Community praised for successful Wilding Pine removal day


Ashburton District Council is thanking members of the community who joined in the effort to remove Wilding Pines at Lake Camp on Saturday 26 November, despite the dreary weather conditions.

Council Open Spaces Planner Bert Hofmans says the 25 volunteers who came made a significant impact on the amount of Wilding Pines spreading across the area.

“A number of people turned out for the removal day and although the weather wasn’t always good to us, everyone got in and did their bit,” he says.

“Days like this simply can’t work without the community’s help and we are very appreciative of everyone’s commitment to eradicating this noxious weed and supporting our district’s biodiversity.”

Lake Clearwater hut holders, Environment Canterbury staff, Ashburton Biodiversity Working Group members and Council staff were amongst the group who braved the conditions to remove the invasive, introduced trees.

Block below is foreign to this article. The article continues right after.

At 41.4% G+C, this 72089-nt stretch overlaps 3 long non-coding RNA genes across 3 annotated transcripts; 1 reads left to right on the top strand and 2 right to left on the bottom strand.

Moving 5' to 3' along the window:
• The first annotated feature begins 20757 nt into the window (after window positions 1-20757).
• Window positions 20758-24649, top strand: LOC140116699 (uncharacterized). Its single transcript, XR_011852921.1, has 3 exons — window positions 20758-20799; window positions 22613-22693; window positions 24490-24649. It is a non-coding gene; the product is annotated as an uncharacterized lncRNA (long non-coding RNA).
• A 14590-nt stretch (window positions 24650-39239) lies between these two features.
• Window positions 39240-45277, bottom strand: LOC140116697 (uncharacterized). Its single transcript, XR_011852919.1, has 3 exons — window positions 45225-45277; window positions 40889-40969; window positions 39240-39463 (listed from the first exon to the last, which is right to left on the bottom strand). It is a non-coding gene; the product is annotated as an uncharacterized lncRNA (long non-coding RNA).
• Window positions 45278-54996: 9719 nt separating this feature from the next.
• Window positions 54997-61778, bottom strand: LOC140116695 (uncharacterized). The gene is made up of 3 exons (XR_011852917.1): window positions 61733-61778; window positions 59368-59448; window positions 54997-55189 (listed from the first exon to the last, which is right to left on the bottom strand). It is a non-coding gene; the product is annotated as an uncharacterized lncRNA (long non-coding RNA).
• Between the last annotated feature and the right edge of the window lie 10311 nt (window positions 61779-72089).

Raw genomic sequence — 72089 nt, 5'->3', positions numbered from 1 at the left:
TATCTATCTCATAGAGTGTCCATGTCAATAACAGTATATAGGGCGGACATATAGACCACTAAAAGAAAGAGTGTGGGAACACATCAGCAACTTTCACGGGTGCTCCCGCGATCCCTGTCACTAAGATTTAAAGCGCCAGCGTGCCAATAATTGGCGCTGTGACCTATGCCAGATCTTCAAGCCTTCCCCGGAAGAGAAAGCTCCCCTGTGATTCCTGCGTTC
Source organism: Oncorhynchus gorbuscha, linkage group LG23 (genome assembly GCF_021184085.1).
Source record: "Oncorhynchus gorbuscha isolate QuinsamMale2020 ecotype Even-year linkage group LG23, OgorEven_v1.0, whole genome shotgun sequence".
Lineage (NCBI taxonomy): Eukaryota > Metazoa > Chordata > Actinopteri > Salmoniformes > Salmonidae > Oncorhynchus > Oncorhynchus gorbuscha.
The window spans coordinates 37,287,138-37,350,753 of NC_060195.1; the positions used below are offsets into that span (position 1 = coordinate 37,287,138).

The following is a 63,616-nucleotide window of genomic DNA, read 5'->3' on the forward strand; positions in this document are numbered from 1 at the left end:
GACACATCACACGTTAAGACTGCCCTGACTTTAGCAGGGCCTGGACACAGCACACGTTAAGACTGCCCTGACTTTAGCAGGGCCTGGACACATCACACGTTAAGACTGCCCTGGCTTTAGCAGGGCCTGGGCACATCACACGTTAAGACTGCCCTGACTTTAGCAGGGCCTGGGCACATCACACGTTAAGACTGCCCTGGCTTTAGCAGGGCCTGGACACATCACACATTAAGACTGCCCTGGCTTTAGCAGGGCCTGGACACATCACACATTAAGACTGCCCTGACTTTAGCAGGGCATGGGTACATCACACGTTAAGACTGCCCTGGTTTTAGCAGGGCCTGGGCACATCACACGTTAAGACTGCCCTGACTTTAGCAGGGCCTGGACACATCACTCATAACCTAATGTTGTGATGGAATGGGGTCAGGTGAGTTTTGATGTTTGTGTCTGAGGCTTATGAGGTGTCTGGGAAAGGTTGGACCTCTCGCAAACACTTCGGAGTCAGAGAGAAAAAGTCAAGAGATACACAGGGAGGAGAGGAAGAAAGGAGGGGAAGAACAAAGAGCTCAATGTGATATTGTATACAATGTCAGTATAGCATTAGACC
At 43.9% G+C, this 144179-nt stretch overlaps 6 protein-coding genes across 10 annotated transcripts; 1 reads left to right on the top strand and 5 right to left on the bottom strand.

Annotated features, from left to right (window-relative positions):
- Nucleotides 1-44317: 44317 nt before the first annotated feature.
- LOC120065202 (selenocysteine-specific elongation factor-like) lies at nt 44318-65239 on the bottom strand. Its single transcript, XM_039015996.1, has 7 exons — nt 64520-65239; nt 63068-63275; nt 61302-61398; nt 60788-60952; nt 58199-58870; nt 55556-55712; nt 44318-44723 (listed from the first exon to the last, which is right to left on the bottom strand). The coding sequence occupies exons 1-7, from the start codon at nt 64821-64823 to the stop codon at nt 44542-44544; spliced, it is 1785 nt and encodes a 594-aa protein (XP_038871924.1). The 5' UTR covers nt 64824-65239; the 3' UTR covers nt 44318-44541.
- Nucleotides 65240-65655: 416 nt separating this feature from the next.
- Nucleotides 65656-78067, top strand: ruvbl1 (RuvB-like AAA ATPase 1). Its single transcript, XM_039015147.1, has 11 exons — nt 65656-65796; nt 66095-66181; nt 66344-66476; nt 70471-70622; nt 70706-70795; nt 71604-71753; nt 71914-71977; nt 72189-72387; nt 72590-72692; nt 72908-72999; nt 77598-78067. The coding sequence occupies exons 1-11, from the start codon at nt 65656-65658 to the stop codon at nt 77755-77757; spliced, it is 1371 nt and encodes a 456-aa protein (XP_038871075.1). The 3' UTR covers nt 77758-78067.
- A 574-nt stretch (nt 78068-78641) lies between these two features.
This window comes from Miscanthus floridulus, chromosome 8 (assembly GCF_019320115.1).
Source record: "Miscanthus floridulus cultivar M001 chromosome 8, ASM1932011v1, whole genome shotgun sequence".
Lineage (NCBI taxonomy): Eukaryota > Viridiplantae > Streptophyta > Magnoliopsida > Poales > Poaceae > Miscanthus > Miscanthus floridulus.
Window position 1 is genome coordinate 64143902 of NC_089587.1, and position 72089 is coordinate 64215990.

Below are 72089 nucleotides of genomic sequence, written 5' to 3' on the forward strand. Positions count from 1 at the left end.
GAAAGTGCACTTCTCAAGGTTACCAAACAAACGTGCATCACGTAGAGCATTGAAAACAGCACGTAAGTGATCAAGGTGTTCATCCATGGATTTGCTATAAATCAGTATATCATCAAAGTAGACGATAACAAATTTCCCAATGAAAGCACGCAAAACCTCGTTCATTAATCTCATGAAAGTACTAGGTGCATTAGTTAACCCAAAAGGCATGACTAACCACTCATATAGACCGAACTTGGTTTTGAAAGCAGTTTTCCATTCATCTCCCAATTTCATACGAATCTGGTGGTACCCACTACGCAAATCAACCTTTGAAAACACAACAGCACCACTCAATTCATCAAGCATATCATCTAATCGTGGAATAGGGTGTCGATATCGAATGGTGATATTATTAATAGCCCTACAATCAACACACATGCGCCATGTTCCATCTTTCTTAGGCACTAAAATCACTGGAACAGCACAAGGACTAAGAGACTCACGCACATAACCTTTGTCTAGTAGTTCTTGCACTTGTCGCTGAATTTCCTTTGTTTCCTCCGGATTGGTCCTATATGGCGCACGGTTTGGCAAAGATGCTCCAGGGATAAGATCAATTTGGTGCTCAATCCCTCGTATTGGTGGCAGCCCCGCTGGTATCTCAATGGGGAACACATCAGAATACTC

“We targeted young Wilding Pines, as this is more effective and cost efficient than attempting to remove the mature trees. Just one or two young trees can turn into a dense forest within 15 to 20 years,” Mr Hofmans adds.

Wilding Pines threaten natural ecosystems, farm productivity and landscape values, and if left unchecked, can spread over large expanses of high country in a relatively short period of time.

A concept plan for the management of Wilding Pines and shelter around Lake Camp and Lake Clearwater settlement was also discussed at the removal day.


Page reviewed: 01 Dec 2016 4:23pm